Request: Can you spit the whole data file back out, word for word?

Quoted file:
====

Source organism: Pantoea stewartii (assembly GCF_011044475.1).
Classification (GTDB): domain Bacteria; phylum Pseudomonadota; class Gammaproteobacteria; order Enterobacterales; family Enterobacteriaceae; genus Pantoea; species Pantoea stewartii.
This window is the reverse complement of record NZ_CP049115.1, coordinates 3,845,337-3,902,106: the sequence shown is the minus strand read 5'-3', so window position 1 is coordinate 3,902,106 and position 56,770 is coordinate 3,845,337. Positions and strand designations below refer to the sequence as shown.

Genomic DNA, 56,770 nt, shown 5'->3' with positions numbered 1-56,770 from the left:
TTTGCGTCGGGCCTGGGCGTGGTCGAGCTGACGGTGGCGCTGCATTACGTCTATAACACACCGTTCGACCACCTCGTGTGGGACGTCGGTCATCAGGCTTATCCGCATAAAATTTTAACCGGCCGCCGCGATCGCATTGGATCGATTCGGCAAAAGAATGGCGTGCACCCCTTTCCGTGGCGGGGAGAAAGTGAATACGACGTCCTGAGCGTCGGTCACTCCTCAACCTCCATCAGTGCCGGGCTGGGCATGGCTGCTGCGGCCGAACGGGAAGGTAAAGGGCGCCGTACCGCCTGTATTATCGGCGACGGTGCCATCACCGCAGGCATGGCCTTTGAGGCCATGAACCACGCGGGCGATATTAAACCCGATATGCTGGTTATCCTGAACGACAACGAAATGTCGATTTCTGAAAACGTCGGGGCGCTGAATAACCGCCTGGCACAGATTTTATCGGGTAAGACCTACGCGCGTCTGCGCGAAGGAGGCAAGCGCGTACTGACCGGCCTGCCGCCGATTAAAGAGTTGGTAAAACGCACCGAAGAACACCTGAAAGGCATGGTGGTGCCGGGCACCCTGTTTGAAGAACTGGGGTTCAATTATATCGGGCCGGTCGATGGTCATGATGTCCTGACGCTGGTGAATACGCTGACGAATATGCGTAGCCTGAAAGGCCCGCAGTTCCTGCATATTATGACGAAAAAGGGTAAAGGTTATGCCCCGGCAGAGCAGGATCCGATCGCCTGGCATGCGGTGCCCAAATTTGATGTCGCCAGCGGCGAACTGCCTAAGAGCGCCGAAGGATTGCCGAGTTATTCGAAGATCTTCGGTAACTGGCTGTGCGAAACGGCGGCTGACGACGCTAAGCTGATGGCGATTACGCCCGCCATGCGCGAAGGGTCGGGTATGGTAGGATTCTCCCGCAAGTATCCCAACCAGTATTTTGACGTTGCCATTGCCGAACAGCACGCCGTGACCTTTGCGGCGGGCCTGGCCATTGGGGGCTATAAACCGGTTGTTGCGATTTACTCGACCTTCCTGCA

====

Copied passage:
Source organism: Pantoea stewartii (assembly GCF_011044475.1).
Classification (GTDB): domain Bacteria; phylum Pseudomonadota; class Gammaproteobacteria; order Enterobacterales; family Enterobacteriaceae; genus Pantoea; species Pantoea stewartii.
This window is the reverse complement of record NZ_CP049115.1, coordinates 3,845,337-3,902,106: the sequence shown is the minus strand read 5'-3', so window position 1 is coordinate 3,902,106 and position 56,770 is coordinate 3,845,337. Positions and strand designations below refer to the sequence as shown.

Genomic DNA, 56,770 nt, shown 5'->3' with positions numbered 1-56,770 from the left:
TTTGCGTCGGGCCTGGGCGTGGTCGAGCTGACGGTGGCGCTGCATTACGTCTATAACACACCGTTCGACCACCTCGTGTGGGACGTCGGTCATCAGGCTTATCCGCATAAAATTTTAACCGGCCGCCGCGATCGCATTGGATCGATTCGGCAAAAGAATGGCGTGCACCCCTTTCCGTGGCGGGGAGAAAGTGAATACGACGTCCTGAGCGTCGGTCACTCCTCAACCTCCATCAGTGCCGGGCTGGGCATGGCTGCTGCGGCCGAACGGGAAGGTAAAGGGCGCCGTACCGCCTGTATTATCGGCGACGGTGCCATCACCGCAGGCATGGCCTTTGAGGCCATGAACCACGCGGGCGATATTAAACCCGATATGCTGGTTATCCTGAACGACAACGAAATGTCGATTTCTGAAAACGTCGGGGCGCTGAATAACCGCCTGGCACAGATTTTATCGGGTAAGACCTACGCGCGTCTGCGCGAAGGAGGCAAGCGCGTACTGACCGGCCTGCCGCCGATTAAAGAGTTGGTAAAACGCACCGAAGAACACCTGAAAGGCATGGTGGTGCCGGGCACCCTGTTTGAAGAACTGGGGTTCAATTATATCGGGCCGGTCGATGGTCATGATGTCCTGACGCTGGTGAATACGCTGACGAATATGCGTAGCCTGAAAGGCCCGCAGTTCCTGCATATTATGACGAAAAAGGGTAAAGGTTATGCCCCGGCAGAGCAGGATCCGATCGCCTGGCATGCGGTGCCCAAATTTGATGTCGCCAGCGGCGAACTGCCTAAGAGCGCCGAAGGATTGCCGAGTTATTCGAAGATCTTCGGTAACTGGCTGTGCGAAACGGCGGCTGACGACGCTAAGCTGATGGCGATTACGCCCGCCATGCGCGAAGGGTCGGGTATGGTAGGATTCTCCCGCAAGTATCCCAACCAGTATTTTGACGTTGCCATTGCCGAACAGCACGCCGTGACCTTTGCGGCGGGCCTGGCCATTGGGGGCTATAAACCGGTTGTTGCGATTTACTCGACCTTCCTGCA